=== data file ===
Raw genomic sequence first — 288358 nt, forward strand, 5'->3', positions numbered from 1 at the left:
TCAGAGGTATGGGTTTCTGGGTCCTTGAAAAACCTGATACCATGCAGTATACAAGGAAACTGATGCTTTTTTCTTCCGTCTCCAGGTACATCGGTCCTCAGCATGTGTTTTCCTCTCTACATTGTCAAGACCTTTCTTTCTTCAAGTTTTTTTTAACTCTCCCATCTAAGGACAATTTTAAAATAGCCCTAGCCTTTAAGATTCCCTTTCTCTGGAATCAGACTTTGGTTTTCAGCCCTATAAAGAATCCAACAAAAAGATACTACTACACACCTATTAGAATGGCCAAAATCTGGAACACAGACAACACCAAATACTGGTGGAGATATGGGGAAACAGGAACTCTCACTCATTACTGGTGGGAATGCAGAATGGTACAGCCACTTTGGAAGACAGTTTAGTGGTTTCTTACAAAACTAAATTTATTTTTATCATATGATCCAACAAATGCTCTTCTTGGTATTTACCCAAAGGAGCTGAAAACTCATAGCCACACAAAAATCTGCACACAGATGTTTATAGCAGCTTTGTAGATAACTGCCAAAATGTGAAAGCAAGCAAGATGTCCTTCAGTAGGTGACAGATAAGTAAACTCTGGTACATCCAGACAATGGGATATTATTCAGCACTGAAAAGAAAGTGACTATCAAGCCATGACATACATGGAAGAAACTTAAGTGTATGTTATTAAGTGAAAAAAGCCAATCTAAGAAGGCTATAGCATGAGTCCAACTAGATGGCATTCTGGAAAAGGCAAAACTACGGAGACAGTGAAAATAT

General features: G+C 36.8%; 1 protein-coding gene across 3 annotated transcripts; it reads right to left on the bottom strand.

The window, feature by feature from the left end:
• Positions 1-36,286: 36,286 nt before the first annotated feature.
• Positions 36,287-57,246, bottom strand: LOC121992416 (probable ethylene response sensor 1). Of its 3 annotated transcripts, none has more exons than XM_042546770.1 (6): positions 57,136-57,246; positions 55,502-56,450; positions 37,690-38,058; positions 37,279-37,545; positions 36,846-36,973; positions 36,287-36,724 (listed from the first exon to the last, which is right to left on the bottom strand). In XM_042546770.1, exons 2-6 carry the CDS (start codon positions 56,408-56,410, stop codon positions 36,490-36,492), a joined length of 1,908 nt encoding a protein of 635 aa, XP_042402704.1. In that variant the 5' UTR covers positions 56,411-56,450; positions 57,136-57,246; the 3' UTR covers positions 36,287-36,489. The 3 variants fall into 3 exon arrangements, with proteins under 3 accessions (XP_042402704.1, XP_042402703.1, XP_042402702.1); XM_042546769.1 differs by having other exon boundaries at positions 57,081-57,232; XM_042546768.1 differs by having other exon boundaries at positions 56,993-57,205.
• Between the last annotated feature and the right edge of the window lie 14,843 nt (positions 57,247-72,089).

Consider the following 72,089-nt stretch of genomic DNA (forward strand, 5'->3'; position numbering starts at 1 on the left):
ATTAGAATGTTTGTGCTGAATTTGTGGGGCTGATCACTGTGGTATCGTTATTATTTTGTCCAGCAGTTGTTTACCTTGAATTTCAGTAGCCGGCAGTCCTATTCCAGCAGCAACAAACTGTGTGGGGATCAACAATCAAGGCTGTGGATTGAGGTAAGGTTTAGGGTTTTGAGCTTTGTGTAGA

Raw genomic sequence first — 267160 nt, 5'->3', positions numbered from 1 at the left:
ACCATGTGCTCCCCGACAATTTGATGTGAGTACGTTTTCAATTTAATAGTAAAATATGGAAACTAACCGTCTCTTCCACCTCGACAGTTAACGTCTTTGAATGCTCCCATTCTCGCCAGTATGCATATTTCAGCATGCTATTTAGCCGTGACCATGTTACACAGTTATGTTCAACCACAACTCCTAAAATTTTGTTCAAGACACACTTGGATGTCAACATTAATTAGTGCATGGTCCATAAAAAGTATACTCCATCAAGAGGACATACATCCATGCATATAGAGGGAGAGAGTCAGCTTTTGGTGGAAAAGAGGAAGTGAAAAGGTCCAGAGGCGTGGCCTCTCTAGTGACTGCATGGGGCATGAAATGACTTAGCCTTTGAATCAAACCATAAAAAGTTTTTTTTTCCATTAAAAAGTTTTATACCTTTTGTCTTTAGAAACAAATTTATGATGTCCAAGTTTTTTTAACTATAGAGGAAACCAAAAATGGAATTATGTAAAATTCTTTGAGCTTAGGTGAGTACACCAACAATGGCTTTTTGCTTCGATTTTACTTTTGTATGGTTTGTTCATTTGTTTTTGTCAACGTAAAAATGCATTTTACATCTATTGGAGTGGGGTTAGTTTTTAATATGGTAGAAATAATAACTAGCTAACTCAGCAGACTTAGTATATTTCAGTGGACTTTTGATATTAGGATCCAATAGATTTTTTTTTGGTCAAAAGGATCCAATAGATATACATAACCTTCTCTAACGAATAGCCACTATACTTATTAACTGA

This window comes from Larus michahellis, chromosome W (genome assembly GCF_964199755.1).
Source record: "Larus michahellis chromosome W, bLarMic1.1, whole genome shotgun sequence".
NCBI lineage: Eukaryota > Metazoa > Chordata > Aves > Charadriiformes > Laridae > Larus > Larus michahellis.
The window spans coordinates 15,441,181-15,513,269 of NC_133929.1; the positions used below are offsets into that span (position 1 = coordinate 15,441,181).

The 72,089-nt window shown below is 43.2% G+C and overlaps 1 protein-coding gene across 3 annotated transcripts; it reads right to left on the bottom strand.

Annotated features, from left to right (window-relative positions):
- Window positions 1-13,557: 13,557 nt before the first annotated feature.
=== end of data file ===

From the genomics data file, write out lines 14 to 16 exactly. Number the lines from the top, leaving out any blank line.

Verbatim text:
NCBI lineage: Eukaryota > Metazoa > Chordata > Aves > Charadriiformes > Laridae > Larus > Larus michahellis.
The window spans coordinates 15,441,181-15,513,269 of NC_133929.1; the positions used below are offsets into that span (position 1 = coordinate 15,441,181).

The 72,089-nt window shown below is 43.2% G+C and overlaps 1 protein-coding gene across 3 annotated transcripts; it reads right to left on the bottom strand.